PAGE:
Wow, you have no idea what you're talking about, no ? OpenGL ES 2.0 drastically cut on what was exposed from ES 1.1. It took that turn because programmability is not really the same model as fixed function (something GL 2.0 tried to hide). Now... Wait a bit, and suddenly, GL 3.1 comes and deprecates stuff. What exactly ? have a look at the list of things that got removed for ES 2.0 to find out (and yes, this is an exageration).

Re:DOA for anything but pro gear (1)

Khyber (864651) | more than 4 years ago | (#31440550)

You're a moron - direct from the OpenGL ES page:

"OpenGL ES 2.0 is defined relative to the OpenGL 2.0 specification"

As in OPENGL CAME FIRST, ES GETS DEFINED BY GL.

Clearly stated directly on the front fucking page of ES.

Re:DOA for anything but pro gear (-1, Flamebait)

binarylarry (1338699) | more than 4 years ago | (#31440814)

You're a moron, you've obviously some kind of fucking opengl newbie.

Re:DOA for anything but pro gear (1)

Lunix Nutcase (1092239) | more than 4 years ago | (#31440118)

Well even using the PS3 as an OpenGL platform is somewhat inaccurate because what PS3 runs is a derivative of OpenGL ES and Nvidia's CG programming language [wikipedia.org] . But if you wanted to show that OpenGL has won, you can easily point to every Windows box as it's pretty much impossible to find a video driver these days that doesn't have OpenGL support.

Re:DOA for anything but pro gear (3, Insightful)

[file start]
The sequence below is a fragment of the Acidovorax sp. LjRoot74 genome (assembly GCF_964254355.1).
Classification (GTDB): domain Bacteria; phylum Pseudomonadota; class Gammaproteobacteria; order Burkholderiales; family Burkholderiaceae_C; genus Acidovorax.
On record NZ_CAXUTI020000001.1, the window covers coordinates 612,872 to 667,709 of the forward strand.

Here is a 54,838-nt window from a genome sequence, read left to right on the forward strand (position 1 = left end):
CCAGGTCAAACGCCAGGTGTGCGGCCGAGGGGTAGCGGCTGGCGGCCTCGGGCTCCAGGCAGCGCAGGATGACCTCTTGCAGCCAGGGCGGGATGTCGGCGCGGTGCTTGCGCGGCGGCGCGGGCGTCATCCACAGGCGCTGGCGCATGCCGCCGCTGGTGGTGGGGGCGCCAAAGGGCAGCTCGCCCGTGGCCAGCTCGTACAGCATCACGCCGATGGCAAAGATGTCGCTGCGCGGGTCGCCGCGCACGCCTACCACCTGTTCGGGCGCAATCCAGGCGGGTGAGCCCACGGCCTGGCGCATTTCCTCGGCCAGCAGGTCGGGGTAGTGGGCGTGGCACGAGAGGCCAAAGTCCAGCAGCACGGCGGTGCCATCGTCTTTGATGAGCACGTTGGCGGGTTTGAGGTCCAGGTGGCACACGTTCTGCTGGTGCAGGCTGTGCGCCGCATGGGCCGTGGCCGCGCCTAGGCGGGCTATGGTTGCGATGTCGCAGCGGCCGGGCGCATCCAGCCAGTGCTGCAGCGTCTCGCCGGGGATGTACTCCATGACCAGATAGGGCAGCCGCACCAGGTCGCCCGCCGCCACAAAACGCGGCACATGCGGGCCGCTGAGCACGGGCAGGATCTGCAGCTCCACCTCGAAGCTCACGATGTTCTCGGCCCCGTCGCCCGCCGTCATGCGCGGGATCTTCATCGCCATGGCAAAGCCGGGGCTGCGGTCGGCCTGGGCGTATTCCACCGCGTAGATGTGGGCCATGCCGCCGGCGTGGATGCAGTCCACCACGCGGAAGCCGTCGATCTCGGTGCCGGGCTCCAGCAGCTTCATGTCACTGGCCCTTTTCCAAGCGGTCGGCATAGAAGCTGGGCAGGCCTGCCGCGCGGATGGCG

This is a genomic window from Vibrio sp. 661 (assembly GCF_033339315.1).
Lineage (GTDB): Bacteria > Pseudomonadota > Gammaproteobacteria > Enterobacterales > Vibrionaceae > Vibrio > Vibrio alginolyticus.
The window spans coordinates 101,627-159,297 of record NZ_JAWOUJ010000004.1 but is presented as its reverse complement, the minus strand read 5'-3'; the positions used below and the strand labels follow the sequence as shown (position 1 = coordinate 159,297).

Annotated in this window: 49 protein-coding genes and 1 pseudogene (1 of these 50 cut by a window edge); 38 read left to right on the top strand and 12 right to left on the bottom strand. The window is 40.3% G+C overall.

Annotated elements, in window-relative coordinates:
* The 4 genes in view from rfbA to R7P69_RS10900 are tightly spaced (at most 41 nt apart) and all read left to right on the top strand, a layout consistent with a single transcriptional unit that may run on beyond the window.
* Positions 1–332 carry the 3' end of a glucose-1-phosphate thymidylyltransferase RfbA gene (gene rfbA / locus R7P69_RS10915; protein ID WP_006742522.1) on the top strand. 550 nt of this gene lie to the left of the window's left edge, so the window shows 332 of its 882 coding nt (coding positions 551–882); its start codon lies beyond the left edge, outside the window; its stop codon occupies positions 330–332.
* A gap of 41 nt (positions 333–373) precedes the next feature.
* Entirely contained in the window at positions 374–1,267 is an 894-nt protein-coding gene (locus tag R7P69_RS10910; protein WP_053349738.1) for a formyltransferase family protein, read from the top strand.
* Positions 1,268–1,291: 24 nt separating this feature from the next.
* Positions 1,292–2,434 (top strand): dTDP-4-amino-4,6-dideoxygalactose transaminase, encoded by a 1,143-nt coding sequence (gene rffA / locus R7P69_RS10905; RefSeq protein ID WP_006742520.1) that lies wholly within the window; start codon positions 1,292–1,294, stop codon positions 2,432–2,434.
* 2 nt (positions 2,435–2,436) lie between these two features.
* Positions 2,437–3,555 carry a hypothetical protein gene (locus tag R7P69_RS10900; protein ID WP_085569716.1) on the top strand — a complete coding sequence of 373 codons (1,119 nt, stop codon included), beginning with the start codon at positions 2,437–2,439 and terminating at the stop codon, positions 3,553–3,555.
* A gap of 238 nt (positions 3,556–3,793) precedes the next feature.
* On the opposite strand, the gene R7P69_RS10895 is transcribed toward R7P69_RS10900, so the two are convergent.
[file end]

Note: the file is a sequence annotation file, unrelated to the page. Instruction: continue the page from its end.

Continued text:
TheRaven64 (641858) | more than 4 years ago | (#31439882)

Added to that, OpenGL ES, which is almost a direct subset of OpenGL (it adds a couple of things, but you can quite easily write code that is both valid OpenGL ES and OpenGL), is present on almost all mobile devices. If you want to write a 3D app or game that runs on a mobile phone, you use OpenGL ES. I think Wince has a DirectX implementation of some kind, but it has such a tiny market share that it's largely irrelevant.

OpenAL is also cross-platform; there's a software-only implementation that runs very nicely on Linux, *BSD, and Solaris; it's not just Windows and OS X. Creative provides OpenAL acceleration on a few other platforms, but I don't think anyone else does - there's not really much point these days in offloading sound processing, CPUs are more than fast enough.

Re:DOA for anything but pro gear (0)

ceoyoyo (59147) | more than 4 years ago | (#31440556)

"OpenAL is also cross-platform; there's a software-only implementation that runs very nicely on Linux, *BSD, and Solaris; it's not just Windows and OS X"

OpenAL is built into both OS X (since Tiger) and the iPhone OS (it is the recommended way of doing game/positional audio) and a Google search suggests Creative supports Windows.

Re:DOA for anything but pro gear (0)

TheRaven64 (641858) | more than 4 years ago | (#31440600)

Yes, that's what I said...

Re:DOA for anything but pro gear (0)

Anonymous Coward | more than 4 years ago | (#31440804)

No well-optimized PS3 game uses the shitty OpenGL implementation. Most games construct native GPU execute buffers directly and write to the mapped GPU registers to submit work (via the "libgcm" library). You can instantly double your frame rate doing this.

In fact, many actual developers did develop OpenGL engines, and had to re-write them, because of Sony's ridiculous PR on this matter.

Re:DOA for anything but pro gear (1)

Hurricane78 (562437) | more than 4 years ago | (#31441018)

Also, don’t forget, that mobile computers (phones, game consoles, etc) exclusively use OpenGL (ES). So porting games between them is much nicer if you start with OpenGL.

And OpenGL has an interface for pretty much every language known to man. Python, Perl, Object Pascal, Java, OCaml, even Haskell!
And for all those languages, nobody wants to implement a DirectX wrapper library. Since you can’t use it on any platform other than Windows anyway. And so it’s an annoying waste of time.

In the long run, DirectX will go the way of Internet Explorer 6.